The film excels in the action and humor, with Momoa leading the way in both areas. Momoa and Abdul-Mateen’s sheer physicality and on-screen presence elevate the fight sequences. If there were ever two individuals born to play superpowered characters, it’s the two opposing leads, and it’s thrilling to see them clashing throughout the film, culminating in a truly magnificent trident duel that could stand next to any Star Wars lightsaber fight.

What makes Momoa unique as a superhero lead is that not only is he a physical marvel, but he has a disarming charm and humor as well. Here, Momoa seems the most comfortable that he’s ever been in the role of Aquaman, carrying himself with an ease that allows him to drop one-liners with confidence. There have been films where Aquaman’s “super-bro” characterization has been far too exaggerated (such as his brief drunken appearance in The Flash), but thankfully, here he is more grounded and relatable. This is the Aquaman that audiences will want to hang out with and share a drink.

The cast around Momoa is a mixed bag, with some great performances by Temuera Morrison, Patrick Wilson and Randall Park, returning as Dr. Stephen Shin in a more substantial role. On the other hand, along with Heard’s uneven presence (Mera ultimately remains a substantial part of the story, despite what the first act would have you believe), Kidman’s Atlanna and Lundgren’s Nereus are dragged down by uninteresting roles and distractingly poor dialogue. Half the time, I couldn’t make out what Nereus was saying, and worse, I didn’t care enough to try to figure it out.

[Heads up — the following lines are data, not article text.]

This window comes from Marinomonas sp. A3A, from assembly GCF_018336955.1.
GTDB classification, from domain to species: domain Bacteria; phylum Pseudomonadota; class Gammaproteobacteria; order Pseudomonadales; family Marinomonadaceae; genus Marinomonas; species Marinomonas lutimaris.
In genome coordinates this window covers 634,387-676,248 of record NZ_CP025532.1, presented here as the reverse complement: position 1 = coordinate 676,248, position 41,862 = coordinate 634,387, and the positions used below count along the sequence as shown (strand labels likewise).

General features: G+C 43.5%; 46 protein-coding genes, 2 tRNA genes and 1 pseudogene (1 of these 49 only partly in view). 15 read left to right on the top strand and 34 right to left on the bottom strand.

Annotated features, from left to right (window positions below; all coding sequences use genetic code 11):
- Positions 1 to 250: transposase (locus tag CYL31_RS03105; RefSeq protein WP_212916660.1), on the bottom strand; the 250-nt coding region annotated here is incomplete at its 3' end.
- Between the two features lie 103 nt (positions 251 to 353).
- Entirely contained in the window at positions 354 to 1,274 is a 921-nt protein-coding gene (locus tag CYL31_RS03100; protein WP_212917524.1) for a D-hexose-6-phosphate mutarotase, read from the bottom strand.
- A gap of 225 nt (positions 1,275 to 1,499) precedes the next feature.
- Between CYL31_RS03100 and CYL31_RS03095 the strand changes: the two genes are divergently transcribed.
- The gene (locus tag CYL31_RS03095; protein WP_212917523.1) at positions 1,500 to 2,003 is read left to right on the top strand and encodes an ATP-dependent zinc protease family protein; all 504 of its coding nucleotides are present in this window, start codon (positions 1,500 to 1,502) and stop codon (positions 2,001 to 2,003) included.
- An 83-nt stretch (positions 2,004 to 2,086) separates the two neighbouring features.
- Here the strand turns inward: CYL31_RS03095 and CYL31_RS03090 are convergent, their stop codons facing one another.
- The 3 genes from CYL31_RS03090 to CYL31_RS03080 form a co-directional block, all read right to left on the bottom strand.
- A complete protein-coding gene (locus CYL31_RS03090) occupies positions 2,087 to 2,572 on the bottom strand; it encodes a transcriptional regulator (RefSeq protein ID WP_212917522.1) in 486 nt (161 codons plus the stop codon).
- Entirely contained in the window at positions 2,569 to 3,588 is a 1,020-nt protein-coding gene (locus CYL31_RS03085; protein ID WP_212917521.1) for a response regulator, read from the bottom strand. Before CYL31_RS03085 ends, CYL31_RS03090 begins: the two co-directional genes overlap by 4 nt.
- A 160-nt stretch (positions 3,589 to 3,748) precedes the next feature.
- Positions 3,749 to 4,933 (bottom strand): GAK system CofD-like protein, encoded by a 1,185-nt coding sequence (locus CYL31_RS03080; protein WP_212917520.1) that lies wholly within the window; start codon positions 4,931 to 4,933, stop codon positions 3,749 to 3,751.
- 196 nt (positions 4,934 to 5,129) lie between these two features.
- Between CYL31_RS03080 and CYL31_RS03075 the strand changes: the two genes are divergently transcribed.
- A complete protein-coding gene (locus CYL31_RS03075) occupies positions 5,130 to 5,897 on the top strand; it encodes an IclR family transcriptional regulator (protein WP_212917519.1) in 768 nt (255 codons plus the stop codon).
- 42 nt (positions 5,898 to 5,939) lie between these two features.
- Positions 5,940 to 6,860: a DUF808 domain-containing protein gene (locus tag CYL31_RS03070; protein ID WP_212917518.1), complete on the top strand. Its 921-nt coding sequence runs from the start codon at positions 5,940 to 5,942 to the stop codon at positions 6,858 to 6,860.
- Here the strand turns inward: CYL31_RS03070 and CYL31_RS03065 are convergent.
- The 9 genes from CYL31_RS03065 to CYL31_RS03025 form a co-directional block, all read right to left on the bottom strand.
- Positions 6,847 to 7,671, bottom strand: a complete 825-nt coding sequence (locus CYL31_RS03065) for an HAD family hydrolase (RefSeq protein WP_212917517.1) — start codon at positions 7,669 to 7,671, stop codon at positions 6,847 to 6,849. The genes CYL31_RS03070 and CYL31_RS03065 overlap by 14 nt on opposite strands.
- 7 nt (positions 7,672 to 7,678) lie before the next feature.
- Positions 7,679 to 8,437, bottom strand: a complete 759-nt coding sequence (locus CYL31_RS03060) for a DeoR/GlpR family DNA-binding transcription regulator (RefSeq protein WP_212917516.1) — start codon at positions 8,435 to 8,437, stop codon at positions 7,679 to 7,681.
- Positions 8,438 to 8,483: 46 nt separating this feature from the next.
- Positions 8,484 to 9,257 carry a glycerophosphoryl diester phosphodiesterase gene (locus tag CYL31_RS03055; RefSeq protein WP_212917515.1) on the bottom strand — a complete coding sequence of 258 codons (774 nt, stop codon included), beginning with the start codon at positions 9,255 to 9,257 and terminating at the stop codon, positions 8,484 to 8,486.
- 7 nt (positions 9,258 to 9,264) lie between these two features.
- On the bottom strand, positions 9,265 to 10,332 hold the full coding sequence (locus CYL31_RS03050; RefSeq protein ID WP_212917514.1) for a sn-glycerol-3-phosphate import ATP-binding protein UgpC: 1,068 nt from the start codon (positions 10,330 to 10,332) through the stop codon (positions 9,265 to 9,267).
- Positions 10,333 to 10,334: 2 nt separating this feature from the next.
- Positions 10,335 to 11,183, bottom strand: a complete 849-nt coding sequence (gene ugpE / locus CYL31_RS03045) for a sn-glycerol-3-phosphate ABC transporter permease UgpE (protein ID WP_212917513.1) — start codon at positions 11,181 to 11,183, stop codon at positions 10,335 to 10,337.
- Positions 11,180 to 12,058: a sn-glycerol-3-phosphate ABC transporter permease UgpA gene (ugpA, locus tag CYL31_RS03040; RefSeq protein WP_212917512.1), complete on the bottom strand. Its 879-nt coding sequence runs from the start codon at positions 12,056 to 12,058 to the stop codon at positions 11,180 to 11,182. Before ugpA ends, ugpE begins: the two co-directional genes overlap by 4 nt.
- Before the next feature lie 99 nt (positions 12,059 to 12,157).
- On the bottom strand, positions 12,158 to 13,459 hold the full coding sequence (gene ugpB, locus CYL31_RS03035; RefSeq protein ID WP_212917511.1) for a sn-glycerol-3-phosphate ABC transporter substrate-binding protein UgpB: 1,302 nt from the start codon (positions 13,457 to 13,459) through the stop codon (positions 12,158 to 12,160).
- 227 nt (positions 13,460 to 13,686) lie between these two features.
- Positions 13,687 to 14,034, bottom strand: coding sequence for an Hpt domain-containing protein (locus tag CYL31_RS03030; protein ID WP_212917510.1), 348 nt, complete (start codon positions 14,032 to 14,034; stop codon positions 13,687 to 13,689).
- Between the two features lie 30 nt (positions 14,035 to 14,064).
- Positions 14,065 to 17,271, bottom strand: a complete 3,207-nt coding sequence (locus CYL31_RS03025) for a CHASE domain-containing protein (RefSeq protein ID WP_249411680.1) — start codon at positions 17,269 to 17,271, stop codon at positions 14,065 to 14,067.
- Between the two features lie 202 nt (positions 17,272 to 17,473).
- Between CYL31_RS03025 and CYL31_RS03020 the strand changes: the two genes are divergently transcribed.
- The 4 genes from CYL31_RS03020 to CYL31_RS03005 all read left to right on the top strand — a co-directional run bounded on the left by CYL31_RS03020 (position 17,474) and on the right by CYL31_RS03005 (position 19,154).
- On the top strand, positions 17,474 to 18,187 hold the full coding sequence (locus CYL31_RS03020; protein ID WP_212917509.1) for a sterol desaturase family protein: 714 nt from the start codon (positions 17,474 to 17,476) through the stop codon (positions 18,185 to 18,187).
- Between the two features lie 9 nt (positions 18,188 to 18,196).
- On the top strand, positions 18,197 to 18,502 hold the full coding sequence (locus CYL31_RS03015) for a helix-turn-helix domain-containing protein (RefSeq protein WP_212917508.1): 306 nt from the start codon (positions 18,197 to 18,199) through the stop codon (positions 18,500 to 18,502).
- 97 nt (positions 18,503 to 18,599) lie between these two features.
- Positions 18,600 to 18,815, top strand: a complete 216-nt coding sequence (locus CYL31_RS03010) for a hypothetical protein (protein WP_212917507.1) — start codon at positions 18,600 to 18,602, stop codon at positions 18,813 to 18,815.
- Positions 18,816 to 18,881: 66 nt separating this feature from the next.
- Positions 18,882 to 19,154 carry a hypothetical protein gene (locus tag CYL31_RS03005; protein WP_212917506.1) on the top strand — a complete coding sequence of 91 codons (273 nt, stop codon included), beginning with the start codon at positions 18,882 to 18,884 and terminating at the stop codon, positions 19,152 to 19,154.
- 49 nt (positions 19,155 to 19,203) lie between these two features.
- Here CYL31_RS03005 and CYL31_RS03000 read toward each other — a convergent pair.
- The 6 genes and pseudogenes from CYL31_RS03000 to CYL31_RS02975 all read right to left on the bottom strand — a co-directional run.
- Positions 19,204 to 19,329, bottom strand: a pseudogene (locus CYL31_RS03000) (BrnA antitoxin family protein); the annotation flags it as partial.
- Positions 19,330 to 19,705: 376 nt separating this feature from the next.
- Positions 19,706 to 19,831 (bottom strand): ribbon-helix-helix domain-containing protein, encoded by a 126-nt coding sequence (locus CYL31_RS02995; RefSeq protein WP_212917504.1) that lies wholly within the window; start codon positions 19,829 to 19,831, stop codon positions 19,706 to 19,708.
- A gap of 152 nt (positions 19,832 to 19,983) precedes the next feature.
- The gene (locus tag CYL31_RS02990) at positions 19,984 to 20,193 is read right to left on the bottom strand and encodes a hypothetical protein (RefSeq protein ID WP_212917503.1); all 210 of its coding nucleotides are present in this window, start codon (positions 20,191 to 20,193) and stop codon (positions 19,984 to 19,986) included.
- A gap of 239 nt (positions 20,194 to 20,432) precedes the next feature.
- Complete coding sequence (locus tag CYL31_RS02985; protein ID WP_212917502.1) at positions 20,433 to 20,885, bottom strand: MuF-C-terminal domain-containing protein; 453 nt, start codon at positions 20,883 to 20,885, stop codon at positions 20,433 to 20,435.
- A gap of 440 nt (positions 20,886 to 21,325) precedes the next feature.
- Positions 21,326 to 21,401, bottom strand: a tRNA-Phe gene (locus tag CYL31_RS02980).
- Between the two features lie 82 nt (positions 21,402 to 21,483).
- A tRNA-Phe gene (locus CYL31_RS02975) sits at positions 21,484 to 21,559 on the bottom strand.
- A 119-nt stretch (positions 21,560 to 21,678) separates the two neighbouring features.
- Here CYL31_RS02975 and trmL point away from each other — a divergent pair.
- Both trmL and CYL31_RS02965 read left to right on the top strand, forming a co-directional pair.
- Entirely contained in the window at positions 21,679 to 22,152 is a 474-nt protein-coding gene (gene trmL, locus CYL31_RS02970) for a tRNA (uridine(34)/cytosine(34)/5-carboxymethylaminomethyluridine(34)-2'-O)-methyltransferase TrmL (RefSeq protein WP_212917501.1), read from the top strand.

Outside of the first act, the most disappointing part of the film is Black Manta’s arc. As Wan told me in our interview, the first Aquaman was intended to be just an introduction of the villain, who would rise to power in this film. And while that is Manta’s general storyline, his mission to exact revenge on Curry for his father’s death is too ridiculous to accept, stripping the character of any chance for empathy from the audience. Further, the way his story ultimately concludes is a disservice to Abdul-Mateen’s talent and performance.